on Sunday 5 January 1969, Heather Chasen was suffering badly from a cold but struggled
on during the show. A double taping on Sunday 12 January opened with another topical
episode which featured not only Prime Minister Harold Wilson, but also his wife Mary (played
by Elizabeth Morgan whom Alastair Scott Johnston had worked with on the 1964 series One
Man’s Meat and more recently on Follow the Stars and The Dave Allen Show earlier that year).
As well as comments about Wilson’s trademark pipe and mackintosh, there were further
references to the Rhodesian negotiations which had taken place in the Mediterranean
aboard HMS Tiger in 1966 and also off Gibraltar on HMS Fearless a few months earlier;

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Chancellor of the Exchequer Roy Jenkins was also alluded to. WREN Chasen also made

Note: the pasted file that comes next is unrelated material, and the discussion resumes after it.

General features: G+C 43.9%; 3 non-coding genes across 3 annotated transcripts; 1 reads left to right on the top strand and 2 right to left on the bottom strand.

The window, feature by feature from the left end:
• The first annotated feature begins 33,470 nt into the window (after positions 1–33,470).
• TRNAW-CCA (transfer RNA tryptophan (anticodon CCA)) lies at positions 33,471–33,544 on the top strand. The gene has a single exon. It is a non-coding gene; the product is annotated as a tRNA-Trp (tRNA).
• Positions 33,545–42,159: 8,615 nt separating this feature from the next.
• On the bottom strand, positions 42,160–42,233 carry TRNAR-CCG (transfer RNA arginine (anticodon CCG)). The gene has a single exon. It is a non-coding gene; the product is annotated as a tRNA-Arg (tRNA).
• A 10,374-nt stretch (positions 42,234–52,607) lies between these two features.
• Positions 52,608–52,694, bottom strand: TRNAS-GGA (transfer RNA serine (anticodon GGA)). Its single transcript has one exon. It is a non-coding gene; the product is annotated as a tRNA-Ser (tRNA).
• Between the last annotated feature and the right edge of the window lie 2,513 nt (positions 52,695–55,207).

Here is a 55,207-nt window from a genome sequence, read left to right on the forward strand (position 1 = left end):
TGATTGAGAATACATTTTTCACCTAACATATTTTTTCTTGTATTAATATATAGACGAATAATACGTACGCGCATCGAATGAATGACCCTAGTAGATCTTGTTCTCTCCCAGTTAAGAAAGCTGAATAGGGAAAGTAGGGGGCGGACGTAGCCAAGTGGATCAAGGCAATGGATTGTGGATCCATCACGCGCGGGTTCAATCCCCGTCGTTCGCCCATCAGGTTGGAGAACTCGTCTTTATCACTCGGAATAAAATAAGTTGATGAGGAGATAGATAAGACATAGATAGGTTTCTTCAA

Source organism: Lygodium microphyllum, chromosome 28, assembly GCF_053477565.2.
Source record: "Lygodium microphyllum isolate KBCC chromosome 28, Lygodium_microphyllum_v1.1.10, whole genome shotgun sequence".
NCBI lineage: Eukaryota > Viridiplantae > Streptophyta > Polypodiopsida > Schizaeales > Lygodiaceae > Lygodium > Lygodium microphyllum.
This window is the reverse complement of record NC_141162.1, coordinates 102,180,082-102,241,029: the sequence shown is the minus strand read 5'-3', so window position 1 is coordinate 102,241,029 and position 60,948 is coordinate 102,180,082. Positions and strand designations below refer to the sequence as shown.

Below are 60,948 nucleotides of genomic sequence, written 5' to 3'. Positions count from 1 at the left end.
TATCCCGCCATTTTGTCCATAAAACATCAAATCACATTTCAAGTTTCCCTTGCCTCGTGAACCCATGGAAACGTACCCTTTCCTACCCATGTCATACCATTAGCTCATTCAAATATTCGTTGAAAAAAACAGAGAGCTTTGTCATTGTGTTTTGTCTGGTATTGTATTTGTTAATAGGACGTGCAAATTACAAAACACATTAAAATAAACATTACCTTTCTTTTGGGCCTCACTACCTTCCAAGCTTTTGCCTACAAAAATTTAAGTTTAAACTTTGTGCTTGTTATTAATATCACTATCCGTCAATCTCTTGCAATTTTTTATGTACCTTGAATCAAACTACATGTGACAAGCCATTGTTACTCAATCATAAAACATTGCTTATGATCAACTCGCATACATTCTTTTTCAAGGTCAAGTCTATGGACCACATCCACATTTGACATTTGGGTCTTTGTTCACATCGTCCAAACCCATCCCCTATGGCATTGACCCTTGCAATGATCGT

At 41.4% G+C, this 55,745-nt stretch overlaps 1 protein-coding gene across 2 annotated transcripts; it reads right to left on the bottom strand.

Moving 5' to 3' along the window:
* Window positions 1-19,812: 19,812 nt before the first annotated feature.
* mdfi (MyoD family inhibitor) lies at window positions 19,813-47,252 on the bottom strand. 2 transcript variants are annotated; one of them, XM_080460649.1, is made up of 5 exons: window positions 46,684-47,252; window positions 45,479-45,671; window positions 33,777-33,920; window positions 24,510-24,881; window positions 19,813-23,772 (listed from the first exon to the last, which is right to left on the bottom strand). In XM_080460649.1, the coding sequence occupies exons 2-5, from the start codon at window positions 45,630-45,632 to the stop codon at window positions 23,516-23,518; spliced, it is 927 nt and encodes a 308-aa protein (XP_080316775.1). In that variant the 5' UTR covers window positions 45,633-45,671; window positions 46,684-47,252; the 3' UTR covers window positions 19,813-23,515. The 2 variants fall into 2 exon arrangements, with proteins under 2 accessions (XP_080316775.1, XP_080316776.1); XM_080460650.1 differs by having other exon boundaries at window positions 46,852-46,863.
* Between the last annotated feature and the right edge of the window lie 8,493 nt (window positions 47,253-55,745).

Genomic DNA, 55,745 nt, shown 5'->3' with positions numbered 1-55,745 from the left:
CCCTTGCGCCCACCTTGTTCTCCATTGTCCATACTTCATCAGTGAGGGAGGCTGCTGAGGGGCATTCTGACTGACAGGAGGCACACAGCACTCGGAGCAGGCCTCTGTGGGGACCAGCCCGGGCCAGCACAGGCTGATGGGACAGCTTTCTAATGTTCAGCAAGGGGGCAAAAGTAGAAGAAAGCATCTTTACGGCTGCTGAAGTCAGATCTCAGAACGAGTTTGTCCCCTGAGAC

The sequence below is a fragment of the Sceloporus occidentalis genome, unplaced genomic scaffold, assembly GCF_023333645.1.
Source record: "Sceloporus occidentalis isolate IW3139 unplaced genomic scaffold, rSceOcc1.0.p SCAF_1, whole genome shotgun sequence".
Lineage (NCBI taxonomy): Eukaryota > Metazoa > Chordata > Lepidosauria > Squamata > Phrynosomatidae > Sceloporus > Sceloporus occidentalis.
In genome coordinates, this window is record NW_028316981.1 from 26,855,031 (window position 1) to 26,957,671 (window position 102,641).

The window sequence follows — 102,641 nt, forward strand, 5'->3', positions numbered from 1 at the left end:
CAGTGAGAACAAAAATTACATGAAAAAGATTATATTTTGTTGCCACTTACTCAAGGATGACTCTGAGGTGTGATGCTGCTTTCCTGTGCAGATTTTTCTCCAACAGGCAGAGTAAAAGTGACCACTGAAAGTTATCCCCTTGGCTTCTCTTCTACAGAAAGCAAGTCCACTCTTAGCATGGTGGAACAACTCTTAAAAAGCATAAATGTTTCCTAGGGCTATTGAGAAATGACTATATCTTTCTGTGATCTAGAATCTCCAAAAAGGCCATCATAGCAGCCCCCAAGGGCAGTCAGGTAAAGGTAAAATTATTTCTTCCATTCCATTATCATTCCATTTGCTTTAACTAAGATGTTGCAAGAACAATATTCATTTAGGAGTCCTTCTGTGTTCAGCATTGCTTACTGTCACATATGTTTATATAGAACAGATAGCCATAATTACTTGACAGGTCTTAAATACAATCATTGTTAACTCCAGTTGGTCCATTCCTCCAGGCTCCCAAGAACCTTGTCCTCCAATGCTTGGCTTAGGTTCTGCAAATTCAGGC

reference to Sir John Wilder, the ruthless business tycoon anti-hero of the ATV drama series
The Power Game which had just returned for a third series. The second show of the evening
– which also featured Elizabeth Morgan – saw Jon Pertwee reviving another character
from his long radio career; the dockyard policeman Constable Barker was recognisably his
West Country postman character from the 1940s sitcom Waterlogged Spa, complete with
his original catchphrase (‘What’s it matter what you do as long as you tears ‘em up’). During
rehearsals that day, Tenniel Evans commented on the news that Patrick Troughton was
leaving the BBC1 science-fiction series Doctor Who in June and suggested that maybe